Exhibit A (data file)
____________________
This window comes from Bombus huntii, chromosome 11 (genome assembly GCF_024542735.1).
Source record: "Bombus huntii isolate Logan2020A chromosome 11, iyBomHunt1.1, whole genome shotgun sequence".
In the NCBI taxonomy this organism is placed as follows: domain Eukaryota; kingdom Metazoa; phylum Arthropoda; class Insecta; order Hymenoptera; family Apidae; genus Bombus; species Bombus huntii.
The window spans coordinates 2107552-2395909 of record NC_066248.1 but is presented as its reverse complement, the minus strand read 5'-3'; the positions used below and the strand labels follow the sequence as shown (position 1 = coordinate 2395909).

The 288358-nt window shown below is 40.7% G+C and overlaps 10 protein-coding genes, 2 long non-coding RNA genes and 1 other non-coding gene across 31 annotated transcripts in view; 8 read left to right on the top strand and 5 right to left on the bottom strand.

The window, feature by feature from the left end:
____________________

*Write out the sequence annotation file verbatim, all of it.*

This window comes from Bombus huntii, chromosome 11 (genome assembly GCF_024542735.1).
Source record: "Bombus huntii isolate Logan2020A chromosome 11, iyBomHunt1.1, whole genome shotgun sequence".
In the NCBI taxonomy this organism is placed as follows: domain Eukaryota; kingdom Metazoa; phylum Arthropoda; class Insecta; order Hymenoptera; family Apidae; genus Bombus; species Bombus huntii.
The window spans coordinates 2107552-2395909 of record NC_066248.1 but is presented as its reverse complement, the minus strand read 5'-3'; the positions used below and the strand labels follow the sequence as shown (position 1 = coordinate 2395909).

The 288358-nt window shown below is 40.7% G+C and overlaps 10 protein-coding genes, 2 long non-coding RNA genes and 1 other non-coding gene across 31 annotated transcripts in view; 8 read left to right on the top strand and 5 right to left on the bottom strand.

The window, feature by feature from the left end: